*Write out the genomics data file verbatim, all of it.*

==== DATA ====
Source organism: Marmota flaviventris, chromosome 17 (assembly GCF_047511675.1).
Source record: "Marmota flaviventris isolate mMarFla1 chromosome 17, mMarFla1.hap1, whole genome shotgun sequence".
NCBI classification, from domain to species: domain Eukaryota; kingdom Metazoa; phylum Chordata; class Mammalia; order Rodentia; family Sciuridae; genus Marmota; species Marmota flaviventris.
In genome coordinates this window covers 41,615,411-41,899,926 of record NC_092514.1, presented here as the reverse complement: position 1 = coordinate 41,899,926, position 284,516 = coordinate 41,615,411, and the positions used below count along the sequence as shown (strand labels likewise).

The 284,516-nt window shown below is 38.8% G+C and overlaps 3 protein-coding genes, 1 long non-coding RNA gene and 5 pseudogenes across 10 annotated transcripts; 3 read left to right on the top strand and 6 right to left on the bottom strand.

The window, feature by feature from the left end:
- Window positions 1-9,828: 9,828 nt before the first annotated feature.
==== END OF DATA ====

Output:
Source organism: Marmota flaviventris, chromosome 17 (assembly GCF_047511675.1).
Source record: "Marmota flaviventris isolate mMarFla1 chromosome 17, mMarFla1.hap1, whole genome shotgun sequence".
NCBI classification, from domain to species: domain Eukaryota; kingdom Metazoa; phylum Chordata; class Mammalia; order Rodentia; family Sciuridae; genus Marmota; species Marmota flaviventris.
In genome coordinates this window covers 41,615,411-41,899,926 of record NC_092514.1, presented here as the reverse complement: position 1 = coordinate 41,899,926, position 284,516 = coordinate 41,615,411, and the positions used below count along the sequence as shown (strand labels likewise).

The 284,516-nt window shown below is 38.8% G+C and overlaps 3 protein-coding genes, 1 long non-coding RNA gene and 5 pseudogenes across 10 annotated transcripts; 3 read left to right on the top strand and 6 right to left on the bottom strand.

The window, feature by feature from the left end:
- Window positions 1-9,828: 9,828 nt before the first annotated feature.